[Top] [All Lists]

Re: [TowerTalk] Conduit for cables to the tower?

To: <>
Subject: Re: [TowerTalk] Conduit for cables to the tower?
From: "Eugene Jensen" <>
Date: Thu, 14 Sep 2006 19:53:47 -0400
List-post: <>

AS an electrician, the only thing I will comment is that most jurisdictions
will require you to get an electrical permit and it will be by NEC code, it
will be a GFI protected outlet.  Whether you place it at the beginning and
protect the outlet as a load, or you place it at the end, is a matter of
one's own preference.  Also, by code you will have to bury your conductors,
whether or not you use underground conduit or cable.  Off the top of my
head, I think it is 18 inches without going to find a book. Local codes will
supersede national codes. Each locality may have their own "standard". Or
simple ask your local inspector. One trick I have found that works well,
because the inspector always normally wants to see that the cable has been
buried deep enough, is to use a two inch piece of conduit, whatever size you
happen to have around, usually two inches works good.  So when it is done,
you can then just pull the pipe out and bury it. A couple of other tips: is
be sure to label the circuit panel and caulk around the conduit where it
leaves your building.  I cannot tell you how many failures I have seen on
these two simple points. 73's and everyone be safe.  Gene K2QWD

----Original Message-----
[] On Behalf Of Nick Pair
Sent: Thursday, September 14, 2006 5:04 PM
Subject: [TowerTalk] Conduit for cables to the tower?

Hi All,
  The NEC generally doesn't require more than 24 inches cover from the top
of the conduit or direct burial wires in all areas with a lot of shallower
exceptions listed. So if you have 24 inches cover, you have all
circumstances taken care of.( NEC article 300)
  You may run different voltage circuits in the same conduit if the voltage
rating of the insulation is the same. There are two large exceptions to this
rule. One is that almost all modern 120/240 rated wire is 600 volt
insulation and most control type wiring is 300 volt insulation,with 600 volt
hard to find. Second is that if the low voltage is supplied with a current
limited class 2 or class 3 transformer or supply then they must be separated
with a additional barrier besides the cable jacket. (i.e. a partition or
plastic conduit, both rigid or flexible ) This means that you can get
flexible nonmetallic tubing and pull that in with your power circuits, then
pulling the control through the flexible inner raceway. I won't go into tray
type of installations because they are special conditions that I've never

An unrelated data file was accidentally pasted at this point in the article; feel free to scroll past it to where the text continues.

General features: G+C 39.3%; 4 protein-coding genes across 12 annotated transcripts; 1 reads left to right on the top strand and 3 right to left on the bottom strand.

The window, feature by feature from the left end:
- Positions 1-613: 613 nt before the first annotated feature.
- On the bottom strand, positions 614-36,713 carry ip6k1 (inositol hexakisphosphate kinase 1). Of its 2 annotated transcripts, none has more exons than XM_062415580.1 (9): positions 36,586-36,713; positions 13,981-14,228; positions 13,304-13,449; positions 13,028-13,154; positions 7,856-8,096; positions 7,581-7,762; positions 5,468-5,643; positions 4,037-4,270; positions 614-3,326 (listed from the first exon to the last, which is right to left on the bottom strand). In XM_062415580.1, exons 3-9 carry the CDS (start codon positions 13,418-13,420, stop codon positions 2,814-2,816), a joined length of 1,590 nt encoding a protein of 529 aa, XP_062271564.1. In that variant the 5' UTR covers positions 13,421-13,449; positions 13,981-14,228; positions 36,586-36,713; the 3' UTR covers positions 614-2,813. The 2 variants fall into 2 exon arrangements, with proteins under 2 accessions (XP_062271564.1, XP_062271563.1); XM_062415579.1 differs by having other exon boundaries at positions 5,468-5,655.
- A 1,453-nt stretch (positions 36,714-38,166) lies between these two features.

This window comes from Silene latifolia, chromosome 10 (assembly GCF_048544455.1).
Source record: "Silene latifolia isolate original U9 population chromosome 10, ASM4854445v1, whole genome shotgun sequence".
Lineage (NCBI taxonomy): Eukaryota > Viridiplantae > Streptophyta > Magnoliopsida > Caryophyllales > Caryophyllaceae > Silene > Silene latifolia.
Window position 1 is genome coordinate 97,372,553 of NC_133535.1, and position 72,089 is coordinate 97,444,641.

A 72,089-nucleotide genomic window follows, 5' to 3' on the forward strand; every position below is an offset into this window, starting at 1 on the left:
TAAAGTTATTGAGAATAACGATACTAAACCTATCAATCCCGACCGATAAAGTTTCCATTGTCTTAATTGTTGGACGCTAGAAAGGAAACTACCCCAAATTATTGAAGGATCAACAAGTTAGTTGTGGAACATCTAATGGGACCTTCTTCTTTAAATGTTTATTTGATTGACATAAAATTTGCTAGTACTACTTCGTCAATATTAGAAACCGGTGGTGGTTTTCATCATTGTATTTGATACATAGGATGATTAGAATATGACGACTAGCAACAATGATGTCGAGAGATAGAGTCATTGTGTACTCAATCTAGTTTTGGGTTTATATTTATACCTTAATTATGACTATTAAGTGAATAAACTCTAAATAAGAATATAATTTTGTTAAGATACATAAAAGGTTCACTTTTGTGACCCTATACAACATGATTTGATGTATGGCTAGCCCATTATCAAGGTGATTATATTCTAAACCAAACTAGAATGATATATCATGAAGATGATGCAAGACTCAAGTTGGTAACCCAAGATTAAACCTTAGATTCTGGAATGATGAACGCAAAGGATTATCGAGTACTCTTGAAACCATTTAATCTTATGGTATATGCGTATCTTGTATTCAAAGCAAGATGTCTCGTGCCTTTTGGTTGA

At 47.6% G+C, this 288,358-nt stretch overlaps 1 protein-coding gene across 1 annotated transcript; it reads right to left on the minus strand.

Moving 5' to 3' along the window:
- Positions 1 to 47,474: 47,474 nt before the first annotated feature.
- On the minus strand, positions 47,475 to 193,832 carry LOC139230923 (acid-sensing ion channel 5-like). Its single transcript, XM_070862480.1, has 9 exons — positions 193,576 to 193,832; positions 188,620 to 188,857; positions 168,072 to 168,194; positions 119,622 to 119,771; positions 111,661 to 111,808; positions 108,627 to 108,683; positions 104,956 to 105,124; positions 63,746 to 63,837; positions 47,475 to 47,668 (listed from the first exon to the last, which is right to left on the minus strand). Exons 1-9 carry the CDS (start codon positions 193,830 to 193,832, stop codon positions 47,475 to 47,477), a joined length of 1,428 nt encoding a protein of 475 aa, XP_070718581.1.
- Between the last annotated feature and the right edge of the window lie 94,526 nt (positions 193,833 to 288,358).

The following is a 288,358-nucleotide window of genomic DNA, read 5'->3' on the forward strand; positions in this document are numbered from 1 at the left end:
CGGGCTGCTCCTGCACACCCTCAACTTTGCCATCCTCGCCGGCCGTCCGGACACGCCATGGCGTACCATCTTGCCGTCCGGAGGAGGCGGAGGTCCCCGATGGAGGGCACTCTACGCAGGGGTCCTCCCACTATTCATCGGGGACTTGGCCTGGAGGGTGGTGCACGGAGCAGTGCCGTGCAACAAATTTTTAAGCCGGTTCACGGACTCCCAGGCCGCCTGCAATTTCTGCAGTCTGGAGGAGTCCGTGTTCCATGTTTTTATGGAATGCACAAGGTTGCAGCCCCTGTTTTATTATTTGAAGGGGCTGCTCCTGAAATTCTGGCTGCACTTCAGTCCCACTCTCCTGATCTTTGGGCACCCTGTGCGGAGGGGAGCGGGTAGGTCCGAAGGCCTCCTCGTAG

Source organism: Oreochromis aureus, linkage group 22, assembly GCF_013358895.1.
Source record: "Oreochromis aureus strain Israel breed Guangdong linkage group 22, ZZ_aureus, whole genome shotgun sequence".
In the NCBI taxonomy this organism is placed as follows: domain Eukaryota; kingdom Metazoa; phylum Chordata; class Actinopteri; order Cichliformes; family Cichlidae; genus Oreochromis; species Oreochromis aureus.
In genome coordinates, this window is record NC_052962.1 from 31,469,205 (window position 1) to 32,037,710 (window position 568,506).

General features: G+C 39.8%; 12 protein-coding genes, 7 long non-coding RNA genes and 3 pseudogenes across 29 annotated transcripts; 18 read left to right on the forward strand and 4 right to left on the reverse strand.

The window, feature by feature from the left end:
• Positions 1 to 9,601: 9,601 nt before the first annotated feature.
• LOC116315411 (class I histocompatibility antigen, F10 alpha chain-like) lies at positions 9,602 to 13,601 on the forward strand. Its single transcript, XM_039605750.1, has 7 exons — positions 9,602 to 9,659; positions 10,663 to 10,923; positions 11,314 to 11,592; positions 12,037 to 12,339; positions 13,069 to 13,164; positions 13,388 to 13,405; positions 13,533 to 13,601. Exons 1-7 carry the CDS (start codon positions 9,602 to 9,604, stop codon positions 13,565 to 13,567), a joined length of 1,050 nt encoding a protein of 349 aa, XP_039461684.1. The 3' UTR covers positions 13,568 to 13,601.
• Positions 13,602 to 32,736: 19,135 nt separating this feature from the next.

seen in amature stations.( Although I've never seen all those super stations
out there)
  You could also buy your conduit in continuous rolls by special order and
eliminate the infiltration of water. (Which can be controlled or eliminated
in properly installed and designed systems) I"I've used lots of this in plow
in type of installations.
  You could just use a UF type insulated wire for the power and just throw
it in the ditch. Size it for less than 5% voltage drop and put it on a GFCI
feed and you will have the most economical solution for a crank-up motor or
convience outlet.
  I don't see the need for GRC conduit but do see the need for a grounding
wire to tye the tower system to the SPG shack ground and service entrance
ground. This too can be thrown in the ditch and not pulled through the
conduit system in either insulated or uninsulated conductor. The addition of
GRC risers on each end is optional but will effect some choking on current
flow that may be beneficial to limiting lightning flow. Of course these
risers must be bonded to ground.
  You may be to eliminate some of the bends with creative digging of the
trench, If very large radius bends are used (20 feet or more), you can turn
without creating too much drag on conductors. In any case use large sweep
elbows for your 90's.
  To use a vacuum to get a pull string in raceway, you tye a light string to
a plastic bag that is partly air filled to make it the approximate conduit
I.D. and insert opposite end of raceway from vacuum. Take care to spool out
string as it can reach high speed quickly and tangle or burn fingers. You
can also purchase a conduit piston (mouse) from wholesale electrical
distributors in sizes for your conduits.

Get your own web address for just $1.99/1st yr. We'll help. Yahoo! Small

TowerTalk mailing list


TowerTalk mailing list

<Prev in Thread] Current Thread [Next in Thread>